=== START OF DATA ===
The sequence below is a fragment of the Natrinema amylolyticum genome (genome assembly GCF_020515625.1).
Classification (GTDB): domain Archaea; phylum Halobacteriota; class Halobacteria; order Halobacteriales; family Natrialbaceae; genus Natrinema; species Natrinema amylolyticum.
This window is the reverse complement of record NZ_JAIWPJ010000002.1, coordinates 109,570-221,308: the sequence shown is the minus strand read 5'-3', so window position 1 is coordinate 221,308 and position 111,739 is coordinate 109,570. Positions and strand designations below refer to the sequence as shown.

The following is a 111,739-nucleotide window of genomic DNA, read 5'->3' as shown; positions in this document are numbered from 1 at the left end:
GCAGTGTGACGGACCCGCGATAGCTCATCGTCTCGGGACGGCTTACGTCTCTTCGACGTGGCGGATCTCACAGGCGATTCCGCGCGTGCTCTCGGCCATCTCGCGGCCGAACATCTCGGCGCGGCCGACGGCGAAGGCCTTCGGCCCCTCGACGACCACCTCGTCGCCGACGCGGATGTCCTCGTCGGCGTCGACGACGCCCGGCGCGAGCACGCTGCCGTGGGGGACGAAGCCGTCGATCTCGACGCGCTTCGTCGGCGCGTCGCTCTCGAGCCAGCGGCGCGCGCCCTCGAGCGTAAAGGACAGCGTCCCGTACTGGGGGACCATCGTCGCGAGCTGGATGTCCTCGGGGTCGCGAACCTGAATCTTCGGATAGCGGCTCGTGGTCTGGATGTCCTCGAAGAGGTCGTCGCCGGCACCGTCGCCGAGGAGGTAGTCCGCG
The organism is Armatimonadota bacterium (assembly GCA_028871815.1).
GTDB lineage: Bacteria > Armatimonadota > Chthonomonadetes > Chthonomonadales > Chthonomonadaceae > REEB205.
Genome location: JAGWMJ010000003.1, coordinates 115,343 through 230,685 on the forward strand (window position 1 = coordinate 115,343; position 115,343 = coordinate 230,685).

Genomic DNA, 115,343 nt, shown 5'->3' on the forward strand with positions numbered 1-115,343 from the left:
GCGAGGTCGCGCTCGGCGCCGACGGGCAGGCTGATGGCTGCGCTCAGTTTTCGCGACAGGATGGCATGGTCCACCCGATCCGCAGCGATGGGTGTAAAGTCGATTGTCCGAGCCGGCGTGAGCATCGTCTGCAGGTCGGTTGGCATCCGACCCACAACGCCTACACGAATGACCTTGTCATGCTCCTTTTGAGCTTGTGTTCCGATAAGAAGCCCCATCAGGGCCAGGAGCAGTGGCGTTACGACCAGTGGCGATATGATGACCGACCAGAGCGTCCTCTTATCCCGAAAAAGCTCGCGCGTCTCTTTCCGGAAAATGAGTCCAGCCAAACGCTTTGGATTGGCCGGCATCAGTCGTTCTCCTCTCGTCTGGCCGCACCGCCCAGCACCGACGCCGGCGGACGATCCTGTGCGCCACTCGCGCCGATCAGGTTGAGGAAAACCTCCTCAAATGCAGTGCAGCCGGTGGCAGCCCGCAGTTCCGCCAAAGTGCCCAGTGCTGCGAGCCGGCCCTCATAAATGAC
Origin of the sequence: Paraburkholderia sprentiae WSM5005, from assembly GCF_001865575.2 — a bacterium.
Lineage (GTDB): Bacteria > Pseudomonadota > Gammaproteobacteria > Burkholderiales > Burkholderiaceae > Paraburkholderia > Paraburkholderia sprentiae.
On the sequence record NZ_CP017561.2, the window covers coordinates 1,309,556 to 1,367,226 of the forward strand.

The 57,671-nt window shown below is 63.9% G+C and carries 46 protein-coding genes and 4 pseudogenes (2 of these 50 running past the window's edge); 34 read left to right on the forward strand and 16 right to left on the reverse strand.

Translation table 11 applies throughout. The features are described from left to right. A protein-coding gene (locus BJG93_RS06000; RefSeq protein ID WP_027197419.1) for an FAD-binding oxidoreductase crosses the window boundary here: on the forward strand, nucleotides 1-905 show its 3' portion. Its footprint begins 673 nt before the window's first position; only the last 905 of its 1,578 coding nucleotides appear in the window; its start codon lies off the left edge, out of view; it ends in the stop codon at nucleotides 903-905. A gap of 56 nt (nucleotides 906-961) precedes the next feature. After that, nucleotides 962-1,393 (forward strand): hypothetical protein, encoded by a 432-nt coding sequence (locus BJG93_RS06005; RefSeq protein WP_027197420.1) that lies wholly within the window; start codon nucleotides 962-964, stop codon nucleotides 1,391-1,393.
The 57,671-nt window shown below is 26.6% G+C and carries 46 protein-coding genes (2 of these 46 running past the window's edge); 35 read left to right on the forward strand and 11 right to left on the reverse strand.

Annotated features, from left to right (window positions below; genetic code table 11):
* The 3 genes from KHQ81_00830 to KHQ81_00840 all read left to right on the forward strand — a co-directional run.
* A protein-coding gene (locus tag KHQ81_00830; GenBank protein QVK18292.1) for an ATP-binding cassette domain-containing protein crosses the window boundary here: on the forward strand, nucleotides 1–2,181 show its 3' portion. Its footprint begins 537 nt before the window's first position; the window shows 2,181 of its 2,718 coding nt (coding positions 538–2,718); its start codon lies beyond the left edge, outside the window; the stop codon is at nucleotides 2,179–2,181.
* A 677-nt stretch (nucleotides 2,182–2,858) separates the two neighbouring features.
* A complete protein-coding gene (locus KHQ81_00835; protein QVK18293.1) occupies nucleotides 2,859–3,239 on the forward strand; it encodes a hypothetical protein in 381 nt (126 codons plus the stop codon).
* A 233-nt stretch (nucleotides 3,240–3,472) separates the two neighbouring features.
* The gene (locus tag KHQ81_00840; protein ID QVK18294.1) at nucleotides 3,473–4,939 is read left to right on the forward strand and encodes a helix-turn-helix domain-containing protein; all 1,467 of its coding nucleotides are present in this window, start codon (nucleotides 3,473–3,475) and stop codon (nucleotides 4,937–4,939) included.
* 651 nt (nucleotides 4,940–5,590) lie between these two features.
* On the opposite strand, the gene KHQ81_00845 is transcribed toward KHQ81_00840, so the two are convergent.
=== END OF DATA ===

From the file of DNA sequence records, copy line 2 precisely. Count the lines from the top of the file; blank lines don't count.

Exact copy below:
Classification (GTDB): domain Archaea; phylum Halobacteriota; class Halobacteria; order Halobacteriales; family Natrialbaceae; genus Natrinema; species Natrinema amylolyticum.